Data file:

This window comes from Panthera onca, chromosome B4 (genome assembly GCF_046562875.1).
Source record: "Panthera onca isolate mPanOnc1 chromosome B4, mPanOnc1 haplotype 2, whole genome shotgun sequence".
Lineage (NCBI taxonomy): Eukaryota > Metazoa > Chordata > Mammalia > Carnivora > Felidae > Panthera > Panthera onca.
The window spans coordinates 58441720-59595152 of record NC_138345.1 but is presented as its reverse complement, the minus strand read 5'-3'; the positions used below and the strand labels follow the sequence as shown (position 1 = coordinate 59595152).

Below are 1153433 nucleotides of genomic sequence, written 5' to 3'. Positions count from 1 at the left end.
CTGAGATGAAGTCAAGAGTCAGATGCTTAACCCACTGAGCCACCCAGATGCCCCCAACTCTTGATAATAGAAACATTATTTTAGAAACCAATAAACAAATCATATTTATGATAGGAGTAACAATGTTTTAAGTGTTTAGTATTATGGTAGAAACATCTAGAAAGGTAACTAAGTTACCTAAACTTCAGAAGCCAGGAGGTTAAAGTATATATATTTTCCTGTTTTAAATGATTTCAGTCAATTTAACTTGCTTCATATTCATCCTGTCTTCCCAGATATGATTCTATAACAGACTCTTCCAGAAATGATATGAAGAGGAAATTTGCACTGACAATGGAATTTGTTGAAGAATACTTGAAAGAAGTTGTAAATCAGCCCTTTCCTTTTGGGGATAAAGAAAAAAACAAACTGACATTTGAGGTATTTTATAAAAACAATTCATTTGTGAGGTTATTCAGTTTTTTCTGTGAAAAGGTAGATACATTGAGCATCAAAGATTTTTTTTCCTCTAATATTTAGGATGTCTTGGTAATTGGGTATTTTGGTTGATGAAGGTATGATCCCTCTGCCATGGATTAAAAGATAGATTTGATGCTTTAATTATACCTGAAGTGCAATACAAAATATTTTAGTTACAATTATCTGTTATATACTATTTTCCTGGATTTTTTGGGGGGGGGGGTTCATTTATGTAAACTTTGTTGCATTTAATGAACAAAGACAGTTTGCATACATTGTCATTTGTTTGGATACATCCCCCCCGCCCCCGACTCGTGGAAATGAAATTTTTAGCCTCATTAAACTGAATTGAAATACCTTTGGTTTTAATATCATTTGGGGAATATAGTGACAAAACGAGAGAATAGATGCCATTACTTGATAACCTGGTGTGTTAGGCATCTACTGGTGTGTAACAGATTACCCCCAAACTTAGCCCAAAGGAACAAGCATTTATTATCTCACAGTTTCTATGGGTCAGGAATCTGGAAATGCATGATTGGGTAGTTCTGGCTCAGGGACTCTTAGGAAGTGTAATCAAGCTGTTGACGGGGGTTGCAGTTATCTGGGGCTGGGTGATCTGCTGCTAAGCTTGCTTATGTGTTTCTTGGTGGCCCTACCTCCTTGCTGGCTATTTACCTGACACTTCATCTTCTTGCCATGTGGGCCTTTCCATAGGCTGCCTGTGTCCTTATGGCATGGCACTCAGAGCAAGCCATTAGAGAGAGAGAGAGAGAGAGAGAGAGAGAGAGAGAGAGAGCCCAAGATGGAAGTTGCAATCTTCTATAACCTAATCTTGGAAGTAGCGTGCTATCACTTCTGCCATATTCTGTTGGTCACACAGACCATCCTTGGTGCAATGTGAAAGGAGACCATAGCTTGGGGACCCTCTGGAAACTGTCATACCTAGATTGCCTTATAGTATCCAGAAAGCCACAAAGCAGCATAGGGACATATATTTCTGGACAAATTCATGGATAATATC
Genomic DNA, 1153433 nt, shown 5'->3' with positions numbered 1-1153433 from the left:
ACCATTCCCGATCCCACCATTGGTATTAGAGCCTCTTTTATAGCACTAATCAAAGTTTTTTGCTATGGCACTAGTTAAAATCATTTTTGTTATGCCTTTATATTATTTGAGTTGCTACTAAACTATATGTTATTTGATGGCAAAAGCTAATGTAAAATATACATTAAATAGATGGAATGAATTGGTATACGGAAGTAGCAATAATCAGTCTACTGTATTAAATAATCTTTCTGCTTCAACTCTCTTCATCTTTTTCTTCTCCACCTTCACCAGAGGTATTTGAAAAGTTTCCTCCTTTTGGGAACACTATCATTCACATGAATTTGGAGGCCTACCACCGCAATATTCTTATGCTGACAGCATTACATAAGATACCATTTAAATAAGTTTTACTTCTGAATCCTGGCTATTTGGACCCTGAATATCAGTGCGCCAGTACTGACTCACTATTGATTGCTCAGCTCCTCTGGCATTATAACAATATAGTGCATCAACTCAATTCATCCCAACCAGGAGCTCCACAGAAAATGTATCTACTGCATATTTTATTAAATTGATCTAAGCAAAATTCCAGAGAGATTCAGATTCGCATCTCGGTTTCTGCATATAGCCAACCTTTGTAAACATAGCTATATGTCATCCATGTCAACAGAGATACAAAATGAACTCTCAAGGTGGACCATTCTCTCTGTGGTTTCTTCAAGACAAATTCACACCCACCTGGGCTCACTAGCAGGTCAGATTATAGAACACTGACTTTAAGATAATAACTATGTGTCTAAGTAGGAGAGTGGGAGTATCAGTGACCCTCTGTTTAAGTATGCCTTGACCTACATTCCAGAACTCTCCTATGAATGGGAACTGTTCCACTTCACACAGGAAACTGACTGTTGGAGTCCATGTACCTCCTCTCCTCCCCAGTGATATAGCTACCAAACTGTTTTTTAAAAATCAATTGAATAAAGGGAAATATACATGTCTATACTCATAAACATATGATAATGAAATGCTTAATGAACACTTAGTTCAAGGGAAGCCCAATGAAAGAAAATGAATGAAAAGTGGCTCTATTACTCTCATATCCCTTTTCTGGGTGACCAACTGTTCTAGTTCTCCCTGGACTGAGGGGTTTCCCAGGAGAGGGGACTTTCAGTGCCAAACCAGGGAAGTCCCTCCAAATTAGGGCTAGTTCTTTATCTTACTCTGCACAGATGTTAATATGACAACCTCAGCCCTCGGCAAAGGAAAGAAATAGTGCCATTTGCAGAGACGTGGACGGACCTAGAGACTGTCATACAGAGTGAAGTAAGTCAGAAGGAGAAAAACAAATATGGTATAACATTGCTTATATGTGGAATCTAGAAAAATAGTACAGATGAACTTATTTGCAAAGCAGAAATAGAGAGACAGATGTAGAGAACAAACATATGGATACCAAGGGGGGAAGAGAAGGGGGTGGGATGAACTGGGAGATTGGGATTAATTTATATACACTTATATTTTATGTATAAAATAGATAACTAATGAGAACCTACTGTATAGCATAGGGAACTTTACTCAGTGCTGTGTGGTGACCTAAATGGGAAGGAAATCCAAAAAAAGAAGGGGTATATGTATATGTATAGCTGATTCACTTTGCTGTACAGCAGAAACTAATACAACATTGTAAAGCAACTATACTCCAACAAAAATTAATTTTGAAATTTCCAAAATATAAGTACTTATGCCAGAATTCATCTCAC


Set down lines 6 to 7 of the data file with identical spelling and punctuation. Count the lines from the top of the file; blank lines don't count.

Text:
CTGAGATGAAGTCAAGAGTCAGATGCTTAACCCACTGAGCCACCCAGATGCCCCCAACTCTTGATAATAGAAACATTATTTTAGAAACCAATAAACAAATCATATTTATGATAGGAGTAACAATGTTTTAAGTGTTTAGTATTATGGTAGAAACATCTAGAAAGGTAACTAAGTTACCTAAACTTCAGAAGCCAGGAGGTTAAAGTATATATATTTTCCTGTTTTAAATGATTTCAGTCAATTTAACTTGCTTCATATTCATCCTGTCTTCCCAGATATGATTCTATAACAGACTCTTCCAGAAATGATATGAAGAGGAAATTTGCACTGACAATGGAATTTGTTGAAGAATACTTGAAAGAAGTTGTAAATCAGCCCTTTCCTTTTGGGGATAAAGAAAAAAACAAACTGACATTTGAGGTATTTTATAAAAACAATTCATTTGTGAGGTTATTCAGTTTTTTCTGTGAAAAGGTAGATACATTGAGCATCAAAGATTTTTTTTCCTCTAATATTTAGGATGTCTTGGTAATTGGGTATTTTGGTTGATGAAGGTATGATCCCTCTGCCATGGATTAAAAGATAGATTTGATGCTTTAATTATACCTGAAGTGCAATACAAAATATTTTAGTTACAATTATCTGTTATATACTATTTTCCTGGATTTTTTGGGGGGGGGGGTTCATTTATGTAAACTTTGTTGCATTTAATGAACAAAGACAGTTTGCATACATTGTCATTTGTTTGGATACATCCCCCCCGCCCCCGACTCGTGGAAATGAAATTTTTAGCCTCATTAAACTGAATTGAAATACCTTTGGTTTTAATATCATTTGGGGAATATAGTGACAAAACGAGAGAATAGATGCCATTACTTGATAACCTGGTGTGTTAGGCATCTACTGGTGTGTAACAGATTACCCCCAAACTTAGCCCAAAGGAACAAGCATTTATTATCTCACAGTTTCTATGGGTCAGGAATCTGGAAATGCATGATTGGGTAGTTCTGGCTCAGGGACTCTTAGGAAGTGTAATCAAGCTGTTGACGGGGGTTGCAGTTATCTGGGGCTGGGTGATCTGCTGCTAAGCTTGCTTATGTGTTTCTTGGTGGCCCTACCTCCTTGCTGGCTATTTACCTGACACTTCATCTTCTTGCCATGTGGGCCTTTCCATAGGCTGCCTGTGTCCTTATGGCATGGCACTCAGAGCAAGCCATTAGAGAGAGAGAGAGAGAGAGAGAGAGAGAGAGAGAGAGAGCCCAAGATGGAAGTTGCAATCTTCTATAACCTAATCTTGGAAGTAGCGTGCTATCACTTCTGCCATATTCTGTTGGTCACACAGACCATCCTTGGTGCAATGTGAAAGGAGACCATAGCTTGGGGACCCTCTGGAAACTGTCATACCTAGATTGCCTTATAGTATCCAGAAAGCCACAAAGCAGCATAGGGACATATATTTCTGGACAAATTCATGGATAATATC
Genomic DNA, 1153433 nt, shown 5'->3' with positions numbered 1-1153433 from the left: